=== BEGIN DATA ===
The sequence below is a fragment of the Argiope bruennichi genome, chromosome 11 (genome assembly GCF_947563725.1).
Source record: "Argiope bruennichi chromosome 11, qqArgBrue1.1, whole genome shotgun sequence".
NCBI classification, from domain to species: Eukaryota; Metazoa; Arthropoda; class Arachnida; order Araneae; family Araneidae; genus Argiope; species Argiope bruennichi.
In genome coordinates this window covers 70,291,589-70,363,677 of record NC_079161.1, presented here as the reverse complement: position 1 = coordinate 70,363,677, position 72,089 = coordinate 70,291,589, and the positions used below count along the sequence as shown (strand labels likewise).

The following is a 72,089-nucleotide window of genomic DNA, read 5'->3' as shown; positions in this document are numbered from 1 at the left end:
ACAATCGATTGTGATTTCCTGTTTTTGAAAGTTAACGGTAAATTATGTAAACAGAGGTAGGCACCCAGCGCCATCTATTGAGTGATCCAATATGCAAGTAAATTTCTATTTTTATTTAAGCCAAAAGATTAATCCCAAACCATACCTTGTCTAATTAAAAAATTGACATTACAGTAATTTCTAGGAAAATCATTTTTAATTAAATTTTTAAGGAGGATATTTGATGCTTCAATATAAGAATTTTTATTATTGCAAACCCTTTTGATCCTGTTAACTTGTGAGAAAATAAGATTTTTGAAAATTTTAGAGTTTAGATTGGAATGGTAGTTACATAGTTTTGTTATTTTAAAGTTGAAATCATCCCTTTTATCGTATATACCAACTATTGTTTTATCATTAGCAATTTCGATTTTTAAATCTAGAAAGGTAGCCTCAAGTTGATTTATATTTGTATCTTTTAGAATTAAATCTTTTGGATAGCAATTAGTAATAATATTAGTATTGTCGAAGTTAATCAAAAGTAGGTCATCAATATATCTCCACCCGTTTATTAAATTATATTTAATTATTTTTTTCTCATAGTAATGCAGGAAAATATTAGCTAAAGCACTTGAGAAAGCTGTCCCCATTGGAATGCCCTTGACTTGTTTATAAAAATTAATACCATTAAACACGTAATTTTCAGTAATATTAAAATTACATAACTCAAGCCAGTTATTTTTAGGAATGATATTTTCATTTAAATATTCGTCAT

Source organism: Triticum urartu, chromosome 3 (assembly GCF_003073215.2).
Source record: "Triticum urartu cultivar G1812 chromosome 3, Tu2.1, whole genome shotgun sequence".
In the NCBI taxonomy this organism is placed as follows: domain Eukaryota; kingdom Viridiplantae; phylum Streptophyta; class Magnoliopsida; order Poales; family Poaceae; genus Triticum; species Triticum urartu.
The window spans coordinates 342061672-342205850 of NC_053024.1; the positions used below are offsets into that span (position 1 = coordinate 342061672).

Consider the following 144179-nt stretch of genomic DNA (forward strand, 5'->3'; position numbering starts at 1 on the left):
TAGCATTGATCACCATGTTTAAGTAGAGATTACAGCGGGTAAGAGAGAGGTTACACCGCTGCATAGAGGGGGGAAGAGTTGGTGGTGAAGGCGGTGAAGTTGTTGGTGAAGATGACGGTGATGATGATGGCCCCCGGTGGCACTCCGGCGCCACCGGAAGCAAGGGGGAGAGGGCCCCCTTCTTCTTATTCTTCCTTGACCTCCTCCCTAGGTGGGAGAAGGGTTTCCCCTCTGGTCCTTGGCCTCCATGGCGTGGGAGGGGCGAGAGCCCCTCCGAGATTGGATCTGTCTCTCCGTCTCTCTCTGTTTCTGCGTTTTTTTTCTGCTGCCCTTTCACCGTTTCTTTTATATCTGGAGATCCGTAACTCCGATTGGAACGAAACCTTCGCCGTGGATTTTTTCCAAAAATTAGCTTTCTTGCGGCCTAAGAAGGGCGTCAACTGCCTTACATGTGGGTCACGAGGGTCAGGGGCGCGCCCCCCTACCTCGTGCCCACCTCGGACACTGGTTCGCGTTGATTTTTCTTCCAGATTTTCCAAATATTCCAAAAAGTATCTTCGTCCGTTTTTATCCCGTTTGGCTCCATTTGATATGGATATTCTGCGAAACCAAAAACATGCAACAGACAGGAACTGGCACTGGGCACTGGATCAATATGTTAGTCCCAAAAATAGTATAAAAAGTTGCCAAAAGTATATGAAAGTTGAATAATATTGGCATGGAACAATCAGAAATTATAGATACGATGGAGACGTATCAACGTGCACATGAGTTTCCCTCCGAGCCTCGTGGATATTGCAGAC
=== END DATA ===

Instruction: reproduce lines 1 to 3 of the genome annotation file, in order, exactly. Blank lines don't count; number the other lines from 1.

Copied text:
The sequence below is a fragment of the Argiope bruennichi genome, chromosome 11 (genome assembly GCF_947563725.1).
Source record: "Argiope bruennichi chromosome 11, qqArgBrue1.1, whole genome shotgun sequence".
NCBI classification, from domain to species: Eukaryota; Metazoa; Arthropoda; class Arachnida; order Araneae; family Araneidae; genus Argiope; species Argiope bruennichi.